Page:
Trump names Mick Mulvaney ‘acting’ chief of staff

Mick Mulvaney will become the acting White House chief of staff at the end of the year, President Donald Trump announced in a tweet on Friday.

He most recently served as the Office of Management and Budget director. While Mulvaney was named as an acting chief of staff, he will step down from his role as OMB director, a White House official said. A senior administration official said there is “no time limit” for Mulvaney to remain in the top White House post.

Mulvaney could lose the “acting” part of his title if things go well, according to another senior administration official.

The chief of staff job is “his to lose,” this administration official told CNN.

The President’s decision to appoint Mulvaney as his chief of staff began to materialize around 4 p.m. Friday afternoon, this official said.

Trump had been marinating on this idea throughout the day and ultimately decided to pull the trigger because the speculation and bowing out of candidates had begun to get out of hand.

The decision, the official said, was driven by a desire inside the West Wing to put an end to the immense speculation of the last week and to give what had become a chaotic process “a certain degree of finality.”

Mulvaney, a conservative former South Carolina congressman, will be the third chief of staff in under two years to take on the task of running a White House besieged by a drumbeat of investigations and the expectation of more as Democrats take over the House of Representatives next month. Mulvaney’s elevation to the role of chief of staff comes a week after Trump announced that his current chief of staff, John Kelly, will leave his post at the end of the year.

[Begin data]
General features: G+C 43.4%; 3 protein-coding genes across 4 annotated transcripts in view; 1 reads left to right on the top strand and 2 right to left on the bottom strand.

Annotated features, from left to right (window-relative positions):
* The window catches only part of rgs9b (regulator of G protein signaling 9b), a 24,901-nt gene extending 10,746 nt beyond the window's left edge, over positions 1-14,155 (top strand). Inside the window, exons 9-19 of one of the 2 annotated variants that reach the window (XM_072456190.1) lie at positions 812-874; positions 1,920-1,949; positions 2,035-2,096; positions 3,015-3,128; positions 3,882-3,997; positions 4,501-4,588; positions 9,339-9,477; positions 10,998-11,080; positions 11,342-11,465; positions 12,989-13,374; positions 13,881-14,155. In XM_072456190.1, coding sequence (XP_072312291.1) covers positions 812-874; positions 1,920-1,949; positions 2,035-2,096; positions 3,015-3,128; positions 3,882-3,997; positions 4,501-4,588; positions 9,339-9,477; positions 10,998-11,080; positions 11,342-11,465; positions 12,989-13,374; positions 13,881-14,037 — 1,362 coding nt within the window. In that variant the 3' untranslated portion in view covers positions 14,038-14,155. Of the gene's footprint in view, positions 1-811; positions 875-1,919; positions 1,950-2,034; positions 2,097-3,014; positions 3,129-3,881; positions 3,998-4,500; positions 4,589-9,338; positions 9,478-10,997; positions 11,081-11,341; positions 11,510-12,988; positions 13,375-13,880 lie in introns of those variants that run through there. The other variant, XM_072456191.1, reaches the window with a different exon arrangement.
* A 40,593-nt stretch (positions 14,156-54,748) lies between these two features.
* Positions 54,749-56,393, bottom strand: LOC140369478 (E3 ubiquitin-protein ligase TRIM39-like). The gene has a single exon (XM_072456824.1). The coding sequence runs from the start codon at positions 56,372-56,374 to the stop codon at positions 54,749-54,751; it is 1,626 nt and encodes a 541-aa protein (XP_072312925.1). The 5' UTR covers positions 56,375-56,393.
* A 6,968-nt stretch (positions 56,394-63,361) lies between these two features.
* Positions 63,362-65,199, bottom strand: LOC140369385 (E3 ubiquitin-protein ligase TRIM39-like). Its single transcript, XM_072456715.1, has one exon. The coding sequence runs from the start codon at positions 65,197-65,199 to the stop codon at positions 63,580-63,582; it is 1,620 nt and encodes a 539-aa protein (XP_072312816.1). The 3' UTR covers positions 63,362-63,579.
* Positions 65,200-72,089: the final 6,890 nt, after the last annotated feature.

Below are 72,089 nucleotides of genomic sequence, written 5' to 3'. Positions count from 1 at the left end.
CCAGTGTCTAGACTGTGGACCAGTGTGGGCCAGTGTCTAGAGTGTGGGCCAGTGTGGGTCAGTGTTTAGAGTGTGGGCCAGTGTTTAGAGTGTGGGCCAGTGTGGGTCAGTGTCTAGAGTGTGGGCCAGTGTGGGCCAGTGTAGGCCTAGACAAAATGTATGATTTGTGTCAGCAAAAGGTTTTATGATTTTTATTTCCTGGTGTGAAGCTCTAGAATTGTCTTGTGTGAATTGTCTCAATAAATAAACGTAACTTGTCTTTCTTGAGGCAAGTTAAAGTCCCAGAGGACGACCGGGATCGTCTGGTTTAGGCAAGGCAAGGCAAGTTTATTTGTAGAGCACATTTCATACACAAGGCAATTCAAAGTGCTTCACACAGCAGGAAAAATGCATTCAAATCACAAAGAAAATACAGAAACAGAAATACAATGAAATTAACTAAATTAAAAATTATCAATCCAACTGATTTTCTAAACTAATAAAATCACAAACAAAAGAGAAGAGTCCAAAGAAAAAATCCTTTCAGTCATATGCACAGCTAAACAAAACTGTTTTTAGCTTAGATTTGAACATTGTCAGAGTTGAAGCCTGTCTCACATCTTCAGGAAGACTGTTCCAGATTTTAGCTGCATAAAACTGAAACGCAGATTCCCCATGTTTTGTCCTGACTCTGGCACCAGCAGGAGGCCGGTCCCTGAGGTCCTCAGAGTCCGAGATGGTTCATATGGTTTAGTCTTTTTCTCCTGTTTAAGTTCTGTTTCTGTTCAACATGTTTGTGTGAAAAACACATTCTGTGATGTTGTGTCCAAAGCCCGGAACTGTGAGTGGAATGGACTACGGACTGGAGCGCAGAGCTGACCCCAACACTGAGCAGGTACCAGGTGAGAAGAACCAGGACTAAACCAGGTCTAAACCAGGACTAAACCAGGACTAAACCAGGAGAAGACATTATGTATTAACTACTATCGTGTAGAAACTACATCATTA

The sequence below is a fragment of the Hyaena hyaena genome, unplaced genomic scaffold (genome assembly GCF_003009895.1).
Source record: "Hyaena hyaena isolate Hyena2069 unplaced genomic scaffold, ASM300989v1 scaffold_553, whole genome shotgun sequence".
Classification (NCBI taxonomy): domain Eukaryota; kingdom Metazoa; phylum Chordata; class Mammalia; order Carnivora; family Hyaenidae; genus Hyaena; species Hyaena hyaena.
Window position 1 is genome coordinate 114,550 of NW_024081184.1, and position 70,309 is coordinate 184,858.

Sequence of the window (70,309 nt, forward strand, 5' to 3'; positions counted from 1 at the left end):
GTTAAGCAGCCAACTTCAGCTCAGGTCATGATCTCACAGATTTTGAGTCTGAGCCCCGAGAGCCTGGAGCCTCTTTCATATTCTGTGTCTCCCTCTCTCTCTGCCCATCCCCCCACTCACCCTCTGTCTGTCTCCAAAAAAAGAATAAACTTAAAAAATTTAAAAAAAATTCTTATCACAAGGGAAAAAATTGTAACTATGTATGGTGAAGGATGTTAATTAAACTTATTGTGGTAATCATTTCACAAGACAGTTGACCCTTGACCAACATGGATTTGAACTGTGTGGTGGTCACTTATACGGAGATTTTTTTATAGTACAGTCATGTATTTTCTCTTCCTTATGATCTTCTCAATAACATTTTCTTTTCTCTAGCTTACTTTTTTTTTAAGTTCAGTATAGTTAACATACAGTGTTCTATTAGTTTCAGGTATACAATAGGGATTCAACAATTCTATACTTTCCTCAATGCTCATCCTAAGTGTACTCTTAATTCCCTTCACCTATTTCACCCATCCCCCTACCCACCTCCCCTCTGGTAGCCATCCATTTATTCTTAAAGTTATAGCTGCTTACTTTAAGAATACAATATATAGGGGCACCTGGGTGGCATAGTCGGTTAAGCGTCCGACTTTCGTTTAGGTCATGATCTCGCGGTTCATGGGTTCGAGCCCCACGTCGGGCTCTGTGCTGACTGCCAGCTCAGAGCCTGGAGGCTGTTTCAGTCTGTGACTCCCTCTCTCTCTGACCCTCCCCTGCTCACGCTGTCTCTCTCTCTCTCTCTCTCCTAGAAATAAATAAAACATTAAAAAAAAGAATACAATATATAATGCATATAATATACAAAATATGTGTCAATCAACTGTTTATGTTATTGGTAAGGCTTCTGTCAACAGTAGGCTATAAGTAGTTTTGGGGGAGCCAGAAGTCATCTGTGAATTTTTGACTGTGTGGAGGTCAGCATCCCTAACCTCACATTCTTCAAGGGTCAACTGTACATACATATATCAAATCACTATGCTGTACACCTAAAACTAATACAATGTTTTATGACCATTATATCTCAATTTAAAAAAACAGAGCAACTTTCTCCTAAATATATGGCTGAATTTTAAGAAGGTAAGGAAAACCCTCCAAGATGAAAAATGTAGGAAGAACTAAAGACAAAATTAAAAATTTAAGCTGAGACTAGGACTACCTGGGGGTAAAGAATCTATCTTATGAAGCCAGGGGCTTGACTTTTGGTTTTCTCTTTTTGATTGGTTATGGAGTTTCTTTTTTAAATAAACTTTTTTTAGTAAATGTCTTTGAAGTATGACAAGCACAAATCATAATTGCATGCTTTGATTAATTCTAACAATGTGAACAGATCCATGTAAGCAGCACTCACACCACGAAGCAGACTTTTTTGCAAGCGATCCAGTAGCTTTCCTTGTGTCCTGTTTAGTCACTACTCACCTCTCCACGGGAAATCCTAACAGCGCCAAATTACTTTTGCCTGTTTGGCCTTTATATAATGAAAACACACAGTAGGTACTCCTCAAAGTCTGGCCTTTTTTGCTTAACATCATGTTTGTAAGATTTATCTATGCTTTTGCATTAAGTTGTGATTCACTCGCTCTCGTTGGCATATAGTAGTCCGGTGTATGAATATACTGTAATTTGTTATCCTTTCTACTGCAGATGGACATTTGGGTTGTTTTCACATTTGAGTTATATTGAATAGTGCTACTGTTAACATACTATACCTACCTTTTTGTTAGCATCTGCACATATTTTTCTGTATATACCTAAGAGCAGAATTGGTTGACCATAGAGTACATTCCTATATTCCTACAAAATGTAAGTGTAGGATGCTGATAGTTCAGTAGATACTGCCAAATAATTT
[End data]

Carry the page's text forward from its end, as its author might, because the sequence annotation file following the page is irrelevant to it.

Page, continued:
“I look forward to working with him in this new capacity as we continue to MAKE AMERICA GREAT AGAIN!” Trump tweeted of Mulvaney. “John will be staying until the end of the year. He is a GREAT PATRIOT and I want to personally thank him for his service!”

Trump appointed Mulvaney to the position in an acting role about a week after Vice President Mike Pence’s chief of staff Nick Ayers declined Trump’s offer to become chief of staff, refusing to agree to a two-year time commitment the President had requested. Their inability to come to terms sent Trump scrambling this week to reassess his list of contenders for chief of staff, leading to a search during which one candidate after the next withdrew from consideration or agreed with the President to take themselves out of the running.

While Mulvaney remained in the running this week, he had also indicated that he was not interested in the chief of staff role, with a source close to him instead indicating Mulvaney was interested in moving up to lead the Treasury or Commerce departments.

Full plate

Mulvaney will take over the job as special counsel Robert Mueller’s investigation is once again taking center stage, with developments in recent days ratcheting up the legal jeopardy Trump could face. On Thursday, Trump’s former longtime personal attorney and fixer Michael Cohen was sentenced to three years in prison, in part over a felony campaign finance violation he said he committed at Trump’s direction.